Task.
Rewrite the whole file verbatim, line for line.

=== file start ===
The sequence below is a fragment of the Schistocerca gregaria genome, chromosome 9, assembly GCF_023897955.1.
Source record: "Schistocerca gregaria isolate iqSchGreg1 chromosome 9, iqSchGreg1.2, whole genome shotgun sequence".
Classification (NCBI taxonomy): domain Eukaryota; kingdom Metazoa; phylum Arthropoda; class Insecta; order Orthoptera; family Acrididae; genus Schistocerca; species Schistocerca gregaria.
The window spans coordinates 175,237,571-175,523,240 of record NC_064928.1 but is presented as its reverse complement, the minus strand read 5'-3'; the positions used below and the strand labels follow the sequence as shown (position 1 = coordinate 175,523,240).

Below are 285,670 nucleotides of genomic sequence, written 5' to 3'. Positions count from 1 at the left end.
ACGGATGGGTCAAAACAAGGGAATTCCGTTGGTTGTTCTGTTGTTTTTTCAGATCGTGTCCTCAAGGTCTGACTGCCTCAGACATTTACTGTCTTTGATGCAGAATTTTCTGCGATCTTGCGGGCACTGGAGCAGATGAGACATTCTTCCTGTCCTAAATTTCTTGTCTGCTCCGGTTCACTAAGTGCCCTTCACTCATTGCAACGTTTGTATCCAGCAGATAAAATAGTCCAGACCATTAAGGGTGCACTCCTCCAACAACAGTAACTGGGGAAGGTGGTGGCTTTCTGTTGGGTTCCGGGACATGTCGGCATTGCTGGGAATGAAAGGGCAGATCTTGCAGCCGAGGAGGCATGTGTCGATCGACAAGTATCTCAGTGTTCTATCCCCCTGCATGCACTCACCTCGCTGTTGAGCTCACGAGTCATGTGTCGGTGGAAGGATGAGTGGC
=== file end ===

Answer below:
The sequence below is a fragment of the Schistocerca gregaria genome, chromosome 9, assembly GCF_023897955.1.
Source record: "Schistocerca gregaria isolate iqSchGreg1 chromosome 9, iqSchGreg1.2, whole genome shotgun sequence".
Classification (NCBI taxonomy): domain Eukaryota; kingdom Metazoa; phylum Arthropoda; class Insecta; order Orthoptera; family Acrididae; genus Schistocerca; species Schistocerca gregaria.
The window spans coordinates 175,237,571-175,523,240 of record NC_064928.1 but is presented as its reverse complement, the minus strand read 5'-3'; the positions used below and the strand labels follow the sequence as shown (position 1 = coordinate 175,523,240).

Below are 285,670 nucleotides of genomic sequence, written 5' to 3'. Positions count from 1 at the left end.
ACGGATGGGTCAAAACAAGGGAATTCCGTTGGTTGTTCTGTTGTTTTTTCAGATCGTGTCCTCAAGGTCTGACTGCCTCAGACATTTACTGTCTTTGATGCAGAATTTTCTGCGATCTTGCGGGCACTGGAGCAGATGAGACATTCTTCCTGTCCTAAATTTCTTGTCTGCTCCGGTTCACTAAGTGCCCTTCACTCATTGCAACGTTTGTATCCAGCAGATAAAATAGTCCAGACCATTAAGGGTGCACTCCTCCAACAACAGTAACTGGGGAAGGTGGTGGCTTTCTGTTGGGTTCCGGGACATGTCGGCATTGCTGGGAATGAAAGGGCAGATCTTGCAGCCGAGGAGGCATGTGTCGATCGACAAGTATCTCAGTGTTCTATCCCCCTGCATGCACTCACCTCGCTGTTGAGCTCACGAGTCATGTGTCGGTGGAAGGATGAGTGGC